the experiences and beliefs of the therapist remain in a supportive role as the conversation unfolds.
Thus, when the balance is in favor of questions over statements, the "work" of the session naturally
centers on the client, not on the therapist. Another advantage is that questions constitute a much
stronger invitation for clients to become engaged in the conversation than do statements. The
grammatical form of a sentence that poses a question arouses the social expectation for an answer. The
cadence, tone, and ensuing pause in the therapist's speech add to the expectation for a response. When
the therapist also conveys a clear commitment to listen, and to hear the clients' answers, the expectancy
is strengthened even further. Thus, through questioning, clients are actively drawn into dialogue with
the therapist. Indeed, even withdrawn and/or mute clients find it difflcult to escape entering into a
process of silent conversing when questions are addressed to them. A further advantage in therapists
asking mainly questions, and refraining from making statements, is that clients are thereby stimulated
to think through their problems on their own. This fosters client autonomy and allows a greater sense of
personal achievement for family members when therapeutic change takes place, rather than inducing
dependency on the "special knowledge" of the therapist.
There are, however, limiting conditions to a predominance of questions over statements. A therapist
may, in effect, hide behind the perpetual questions and fail to enter into the relationship as a real
person. This could constitute a major disadvantage by limiting the development of a therapeutic
alliance. Clients usually need to experience the therapist as someone with coherence and integrity in
order to extend their confidence and trust. For this, the therapist does have to make statements from
time to time and take a position on certain issues (even if the position taken is deliberately not to take
one, such as whether a couple should separate or remain together). Furthermore, the social expectancy
for answers can be experienced as a demand and become an imposition. Certain questions can be
extremely intrusive or threatening. A long series of questions may be experienced as an inquisition or
as punishment. These possibilities highlight the need for therapists to monitor the conversation
continually and switch to making statements when their questions become countertherapeutic. On the
other hand, some of these difflculties may be dealt with by changing the kind of questions being asked.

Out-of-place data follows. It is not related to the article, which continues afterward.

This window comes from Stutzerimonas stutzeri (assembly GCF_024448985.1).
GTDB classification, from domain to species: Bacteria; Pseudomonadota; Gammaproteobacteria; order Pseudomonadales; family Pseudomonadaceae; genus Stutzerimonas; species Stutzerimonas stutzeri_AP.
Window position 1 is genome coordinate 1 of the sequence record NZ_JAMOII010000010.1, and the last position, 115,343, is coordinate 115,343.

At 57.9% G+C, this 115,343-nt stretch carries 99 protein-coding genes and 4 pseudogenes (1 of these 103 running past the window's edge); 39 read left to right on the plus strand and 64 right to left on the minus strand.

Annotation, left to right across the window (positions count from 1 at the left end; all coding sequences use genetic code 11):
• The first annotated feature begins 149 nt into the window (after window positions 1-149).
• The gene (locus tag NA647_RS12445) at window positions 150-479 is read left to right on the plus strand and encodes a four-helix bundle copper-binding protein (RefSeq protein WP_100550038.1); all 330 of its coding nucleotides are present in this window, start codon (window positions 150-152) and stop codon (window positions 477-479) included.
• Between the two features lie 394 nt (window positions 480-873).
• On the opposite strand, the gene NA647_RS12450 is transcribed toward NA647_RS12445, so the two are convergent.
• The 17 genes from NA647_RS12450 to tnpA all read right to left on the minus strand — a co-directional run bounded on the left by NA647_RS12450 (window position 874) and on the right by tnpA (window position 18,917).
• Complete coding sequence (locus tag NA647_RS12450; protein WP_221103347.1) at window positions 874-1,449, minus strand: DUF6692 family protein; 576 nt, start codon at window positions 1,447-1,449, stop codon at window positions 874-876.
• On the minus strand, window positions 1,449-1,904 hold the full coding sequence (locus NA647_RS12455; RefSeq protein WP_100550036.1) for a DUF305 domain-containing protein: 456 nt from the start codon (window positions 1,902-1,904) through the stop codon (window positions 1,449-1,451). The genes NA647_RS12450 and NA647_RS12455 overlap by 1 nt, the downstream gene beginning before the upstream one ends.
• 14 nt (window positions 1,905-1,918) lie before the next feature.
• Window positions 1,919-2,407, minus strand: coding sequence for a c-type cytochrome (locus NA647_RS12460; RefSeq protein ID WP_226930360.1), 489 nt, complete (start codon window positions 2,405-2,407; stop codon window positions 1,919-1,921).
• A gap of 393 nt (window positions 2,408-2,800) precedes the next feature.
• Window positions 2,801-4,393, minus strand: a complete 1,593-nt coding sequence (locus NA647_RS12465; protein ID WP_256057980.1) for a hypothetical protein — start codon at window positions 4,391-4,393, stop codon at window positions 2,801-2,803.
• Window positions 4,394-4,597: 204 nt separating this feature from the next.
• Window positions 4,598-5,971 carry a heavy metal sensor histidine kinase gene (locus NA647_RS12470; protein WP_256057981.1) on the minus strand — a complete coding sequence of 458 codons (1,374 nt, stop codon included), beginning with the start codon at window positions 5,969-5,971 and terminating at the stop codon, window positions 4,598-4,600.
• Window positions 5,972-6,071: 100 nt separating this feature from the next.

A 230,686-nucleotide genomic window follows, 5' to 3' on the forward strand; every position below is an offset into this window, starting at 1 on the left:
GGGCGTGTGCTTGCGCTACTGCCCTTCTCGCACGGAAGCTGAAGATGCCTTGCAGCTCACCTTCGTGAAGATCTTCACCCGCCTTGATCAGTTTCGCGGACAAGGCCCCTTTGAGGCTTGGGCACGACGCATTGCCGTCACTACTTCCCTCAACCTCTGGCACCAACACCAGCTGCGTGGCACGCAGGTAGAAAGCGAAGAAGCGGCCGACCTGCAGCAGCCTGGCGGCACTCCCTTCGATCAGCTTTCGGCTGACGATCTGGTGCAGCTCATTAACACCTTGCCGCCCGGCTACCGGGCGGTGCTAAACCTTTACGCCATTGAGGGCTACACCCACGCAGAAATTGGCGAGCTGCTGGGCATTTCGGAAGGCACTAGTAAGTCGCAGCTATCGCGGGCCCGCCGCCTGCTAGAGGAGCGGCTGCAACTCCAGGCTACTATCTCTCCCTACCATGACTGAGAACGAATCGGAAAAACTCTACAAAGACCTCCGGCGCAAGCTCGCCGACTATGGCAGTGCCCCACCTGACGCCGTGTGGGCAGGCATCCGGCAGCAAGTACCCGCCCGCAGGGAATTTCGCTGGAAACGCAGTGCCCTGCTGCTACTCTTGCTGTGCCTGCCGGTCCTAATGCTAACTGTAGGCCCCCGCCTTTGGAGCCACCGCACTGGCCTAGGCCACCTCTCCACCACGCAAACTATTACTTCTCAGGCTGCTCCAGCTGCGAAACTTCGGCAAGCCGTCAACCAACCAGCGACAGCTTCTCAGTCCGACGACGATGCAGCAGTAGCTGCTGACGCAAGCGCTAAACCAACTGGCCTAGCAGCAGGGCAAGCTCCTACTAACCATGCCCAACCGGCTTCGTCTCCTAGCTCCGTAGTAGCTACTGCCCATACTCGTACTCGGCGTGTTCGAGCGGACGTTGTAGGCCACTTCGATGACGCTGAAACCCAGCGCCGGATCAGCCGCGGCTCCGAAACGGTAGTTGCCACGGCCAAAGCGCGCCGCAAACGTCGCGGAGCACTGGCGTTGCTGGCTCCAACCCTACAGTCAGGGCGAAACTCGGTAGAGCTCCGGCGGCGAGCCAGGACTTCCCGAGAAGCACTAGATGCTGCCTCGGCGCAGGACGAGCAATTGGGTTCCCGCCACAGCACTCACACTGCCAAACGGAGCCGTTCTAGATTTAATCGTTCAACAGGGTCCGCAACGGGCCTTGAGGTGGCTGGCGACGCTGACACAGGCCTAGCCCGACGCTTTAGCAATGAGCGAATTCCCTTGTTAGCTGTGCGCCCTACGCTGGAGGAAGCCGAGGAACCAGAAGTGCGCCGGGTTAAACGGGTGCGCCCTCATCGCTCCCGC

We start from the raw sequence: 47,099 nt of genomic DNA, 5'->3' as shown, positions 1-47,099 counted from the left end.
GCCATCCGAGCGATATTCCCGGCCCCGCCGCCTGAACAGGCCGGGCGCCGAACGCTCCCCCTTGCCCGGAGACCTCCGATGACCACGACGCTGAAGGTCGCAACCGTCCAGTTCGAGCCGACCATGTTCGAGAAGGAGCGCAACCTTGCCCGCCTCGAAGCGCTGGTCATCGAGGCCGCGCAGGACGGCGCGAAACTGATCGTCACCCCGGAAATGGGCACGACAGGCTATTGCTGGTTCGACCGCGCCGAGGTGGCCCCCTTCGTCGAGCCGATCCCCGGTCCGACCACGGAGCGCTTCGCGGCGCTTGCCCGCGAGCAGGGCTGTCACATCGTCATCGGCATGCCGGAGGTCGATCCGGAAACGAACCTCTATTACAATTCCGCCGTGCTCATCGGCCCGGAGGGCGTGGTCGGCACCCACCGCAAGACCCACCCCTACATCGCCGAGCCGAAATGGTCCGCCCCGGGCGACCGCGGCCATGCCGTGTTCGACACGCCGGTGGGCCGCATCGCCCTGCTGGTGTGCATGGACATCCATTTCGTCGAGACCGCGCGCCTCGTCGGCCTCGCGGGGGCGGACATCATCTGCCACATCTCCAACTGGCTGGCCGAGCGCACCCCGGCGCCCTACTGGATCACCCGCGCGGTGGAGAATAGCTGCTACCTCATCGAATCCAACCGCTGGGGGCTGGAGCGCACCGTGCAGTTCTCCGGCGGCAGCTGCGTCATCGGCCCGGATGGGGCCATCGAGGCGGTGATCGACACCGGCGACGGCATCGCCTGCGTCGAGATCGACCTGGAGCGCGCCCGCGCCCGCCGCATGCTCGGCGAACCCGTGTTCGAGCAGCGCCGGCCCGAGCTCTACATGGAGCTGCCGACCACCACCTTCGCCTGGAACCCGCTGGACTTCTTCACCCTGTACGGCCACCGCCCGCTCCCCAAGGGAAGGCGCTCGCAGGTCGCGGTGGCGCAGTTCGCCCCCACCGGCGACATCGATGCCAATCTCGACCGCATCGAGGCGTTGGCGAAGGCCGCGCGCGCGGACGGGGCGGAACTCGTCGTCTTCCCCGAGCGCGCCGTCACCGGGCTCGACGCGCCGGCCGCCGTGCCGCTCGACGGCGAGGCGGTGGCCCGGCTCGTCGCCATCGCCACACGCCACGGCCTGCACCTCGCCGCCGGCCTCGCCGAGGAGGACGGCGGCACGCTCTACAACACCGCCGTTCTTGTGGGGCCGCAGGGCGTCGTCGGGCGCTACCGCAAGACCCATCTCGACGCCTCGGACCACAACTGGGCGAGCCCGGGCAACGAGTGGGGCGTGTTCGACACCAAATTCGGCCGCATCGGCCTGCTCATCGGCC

The balance between questions and statements, as utterances made by the therapist, tends to vary
with different schools of therapy. For instance, the Milan systemic approach depends heavily on asking
questions whereas the structural and strategic approaches depend on making statements as well. Among
the variables that influence the balance between questions and statements in a particular session are the
theoretical orientation and personal style of the therapist, the types of problems, beliefs, expectations,
and interaction styles presented by clients, and the idiosyncratic pattern of interaction that evolves
among them. As far as I am aware, the effects of this balance have not yet been systematically explored
in marital and family therapy research, nor has the effect of deliberately altering the ratio of questions
to statements during the course of the interview been examined.
Although this article focuses predominantly on questions and on the differences among them, it is
not intended to imply that a therapist should only ask questions. When clients are simply unaware of
basic information or do not have the knowledge resources to answer coherently, it is appropriate that
therapists provide answers for them. In addition, provisional "if-then" statements that clarify mental
process can contribute enormously to a family's awareness and understanding of relevant events. For
example, if parents repeatedly demand disclosure from a child, they sometimes inadvertently teach the
child to lie. The child may learn to invent any kind of answer that might satisfy the parents' demands
for an immediate response. Furthermore, ironic and improbable statements by a therapist are sometimes
the most effective means to awaken questions in the minds of clients and to enhance their capacity to
make pertinent discoveries on their own.
THERAPIST INTENTIONS AND
Every question may be assumed to embody some intent. Whether consciously or not, the therapist
has some purpose in asking. This intent or purpose arises from the conceptual posture of strategizing
(see 4) that guides the therapist's moment-tomoment decision making during the conversation. The
most common intention behind the questions asked by a therapistis to find out something about the